HERDA is a skin disease found primarily in Quarter Horses and their derivatives
Hereditary equine regional dermal asthenia
Breeds known to be affected
Quarter Horse and related breeds
Hereditary equine regional dermal asthenia (HERDA) is characterised by hyper-extensible (fragile) skin which progresses to severe skin lesions, often on the horses back. The disorder affects the collagen that holds the skin in place, making it much easier to tear off than normal. Any rubbing, such as that caused by saddling, will cause the skin to split so affected horses are unable to be ridden. The lesions are painful and prone to infection. HERDA is associated with horses from the Poco Bueno sire line.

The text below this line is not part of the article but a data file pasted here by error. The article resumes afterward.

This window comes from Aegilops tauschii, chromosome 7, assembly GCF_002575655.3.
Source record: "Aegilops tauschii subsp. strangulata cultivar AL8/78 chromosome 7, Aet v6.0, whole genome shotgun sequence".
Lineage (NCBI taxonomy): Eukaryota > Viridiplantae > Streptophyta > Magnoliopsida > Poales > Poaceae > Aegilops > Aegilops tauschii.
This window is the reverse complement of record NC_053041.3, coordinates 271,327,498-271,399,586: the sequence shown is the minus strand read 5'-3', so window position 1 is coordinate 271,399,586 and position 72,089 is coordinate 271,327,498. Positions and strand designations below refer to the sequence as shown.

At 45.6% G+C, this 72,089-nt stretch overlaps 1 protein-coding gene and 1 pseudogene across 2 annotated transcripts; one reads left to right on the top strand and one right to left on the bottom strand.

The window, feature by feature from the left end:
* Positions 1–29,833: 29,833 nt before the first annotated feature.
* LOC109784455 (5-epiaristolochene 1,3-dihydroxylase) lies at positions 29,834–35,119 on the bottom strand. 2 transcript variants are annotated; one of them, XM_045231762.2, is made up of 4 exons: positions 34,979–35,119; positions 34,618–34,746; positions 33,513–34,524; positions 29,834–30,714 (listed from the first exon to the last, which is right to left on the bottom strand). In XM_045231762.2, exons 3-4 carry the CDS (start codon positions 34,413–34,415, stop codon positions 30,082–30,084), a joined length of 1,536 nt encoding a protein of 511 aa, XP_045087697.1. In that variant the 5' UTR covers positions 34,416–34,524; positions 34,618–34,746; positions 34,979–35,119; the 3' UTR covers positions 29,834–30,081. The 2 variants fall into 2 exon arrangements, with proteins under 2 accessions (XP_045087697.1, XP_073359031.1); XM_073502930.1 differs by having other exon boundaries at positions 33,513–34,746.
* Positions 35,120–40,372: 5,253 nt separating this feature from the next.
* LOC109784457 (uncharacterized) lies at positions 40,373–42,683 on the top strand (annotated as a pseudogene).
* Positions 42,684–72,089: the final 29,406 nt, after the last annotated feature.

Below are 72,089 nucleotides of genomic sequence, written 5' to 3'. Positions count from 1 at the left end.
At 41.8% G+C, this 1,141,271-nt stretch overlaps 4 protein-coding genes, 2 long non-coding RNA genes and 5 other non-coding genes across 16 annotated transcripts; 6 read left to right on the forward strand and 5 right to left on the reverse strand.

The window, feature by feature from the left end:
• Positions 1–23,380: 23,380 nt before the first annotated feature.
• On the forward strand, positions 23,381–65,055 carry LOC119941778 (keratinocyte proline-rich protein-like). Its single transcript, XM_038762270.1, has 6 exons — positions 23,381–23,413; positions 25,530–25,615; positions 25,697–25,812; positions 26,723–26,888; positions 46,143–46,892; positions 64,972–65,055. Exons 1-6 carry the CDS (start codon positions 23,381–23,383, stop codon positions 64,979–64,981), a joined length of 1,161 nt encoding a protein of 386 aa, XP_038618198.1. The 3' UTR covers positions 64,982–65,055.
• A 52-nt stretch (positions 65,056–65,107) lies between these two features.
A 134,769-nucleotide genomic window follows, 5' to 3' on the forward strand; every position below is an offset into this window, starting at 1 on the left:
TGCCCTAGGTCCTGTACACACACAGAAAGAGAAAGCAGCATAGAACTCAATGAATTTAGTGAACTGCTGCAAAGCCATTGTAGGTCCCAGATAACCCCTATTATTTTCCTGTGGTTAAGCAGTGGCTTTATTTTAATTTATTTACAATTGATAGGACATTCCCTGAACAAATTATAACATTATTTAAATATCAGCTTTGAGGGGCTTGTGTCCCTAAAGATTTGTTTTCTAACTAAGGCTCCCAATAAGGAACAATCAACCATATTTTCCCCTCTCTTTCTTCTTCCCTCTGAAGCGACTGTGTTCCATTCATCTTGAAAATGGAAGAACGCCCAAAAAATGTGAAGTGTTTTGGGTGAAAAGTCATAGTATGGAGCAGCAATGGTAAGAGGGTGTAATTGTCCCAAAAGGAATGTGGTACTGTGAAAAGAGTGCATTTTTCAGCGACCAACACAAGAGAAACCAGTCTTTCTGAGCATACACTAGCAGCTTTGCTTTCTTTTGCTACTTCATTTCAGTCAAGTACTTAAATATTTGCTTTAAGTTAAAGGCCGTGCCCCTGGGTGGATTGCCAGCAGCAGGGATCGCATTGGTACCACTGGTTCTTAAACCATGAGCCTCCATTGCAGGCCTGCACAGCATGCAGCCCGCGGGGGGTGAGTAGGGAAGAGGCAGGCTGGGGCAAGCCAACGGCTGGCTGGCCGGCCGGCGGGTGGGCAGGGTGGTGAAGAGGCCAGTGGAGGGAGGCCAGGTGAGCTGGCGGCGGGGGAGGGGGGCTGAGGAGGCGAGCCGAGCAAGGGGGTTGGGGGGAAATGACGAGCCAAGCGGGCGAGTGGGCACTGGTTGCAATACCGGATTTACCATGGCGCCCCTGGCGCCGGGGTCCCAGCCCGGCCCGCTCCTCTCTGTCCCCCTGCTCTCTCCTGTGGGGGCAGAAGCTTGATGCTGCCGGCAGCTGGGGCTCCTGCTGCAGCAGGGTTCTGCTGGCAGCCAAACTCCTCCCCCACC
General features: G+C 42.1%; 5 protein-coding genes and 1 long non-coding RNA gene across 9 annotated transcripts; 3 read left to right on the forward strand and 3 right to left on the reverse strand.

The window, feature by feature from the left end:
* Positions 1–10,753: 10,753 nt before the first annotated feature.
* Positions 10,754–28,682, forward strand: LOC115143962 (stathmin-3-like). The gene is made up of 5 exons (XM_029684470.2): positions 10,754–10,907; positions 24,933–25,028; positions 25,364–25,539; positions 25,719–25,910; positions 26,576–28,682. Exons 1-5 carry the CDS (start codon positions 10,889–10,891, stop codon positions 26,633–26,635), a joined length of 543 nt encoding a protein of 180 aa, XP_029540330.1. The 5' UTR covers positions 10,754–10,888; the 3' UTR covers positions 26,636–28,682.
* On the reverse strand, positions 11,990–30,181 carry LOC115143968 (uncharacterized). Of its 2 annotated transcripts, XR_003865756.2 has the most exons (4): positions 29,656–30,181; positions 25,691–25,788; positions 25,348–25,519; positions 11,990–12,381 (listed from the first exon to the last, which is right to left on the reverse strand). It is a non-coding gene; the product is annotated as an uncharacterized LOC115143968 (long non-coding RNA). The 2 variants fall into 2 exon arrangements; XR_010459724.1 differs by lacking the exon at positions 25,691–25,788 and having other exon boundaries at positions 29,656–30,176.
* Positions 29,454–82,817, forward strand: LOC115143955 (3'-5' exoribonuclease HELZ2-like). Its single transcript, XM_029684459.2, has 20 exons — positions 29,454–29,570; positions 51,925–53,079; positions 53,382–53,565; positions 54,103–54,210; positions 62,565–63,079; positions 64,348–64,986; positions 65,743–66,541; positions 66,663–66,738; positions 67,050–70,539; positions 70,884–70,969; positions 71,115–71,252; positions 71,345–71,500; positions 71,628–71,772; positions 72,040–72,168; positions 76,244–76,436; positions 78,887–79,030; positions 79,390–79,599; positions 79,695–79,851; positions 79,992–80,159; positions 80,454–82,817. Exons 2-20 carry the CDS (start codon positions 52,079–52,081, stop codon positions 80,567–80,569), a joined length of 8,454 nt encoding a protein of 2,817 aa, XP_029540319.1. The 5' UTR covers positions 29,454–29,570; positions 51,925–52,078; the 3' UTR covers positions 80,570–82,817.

HERDA is caused by a mutation in the PPIB gene and is recessive, so the horse must be homozygous (HERDA/HERDA) to be affected. If a horse is a carrier (n/HERDA), it will not show any clinical signs of HERDA. However, there is a 50% chance it will pass the variant to its offspring, so mating to other carriers should be avoided to prevent the birth of an affected foal.
Interpretation of results
n/n: Horse does not carry the mutation associated with HERDA.
n/HERDA: Horse has one copy of the mutation associated with HERDA.
HERDA/HERDA: Horse has two copies of the mutation associated with HERDA.
Reference Tryon et al. Homozygosity mapping approach identifies a missense mutation in equine cyclophilin B (PPIB) associated with HERDA in the American Quarter Horse. Genomics 2007;90:93-102 doi:10.1016/j.ygeno.2007.03.009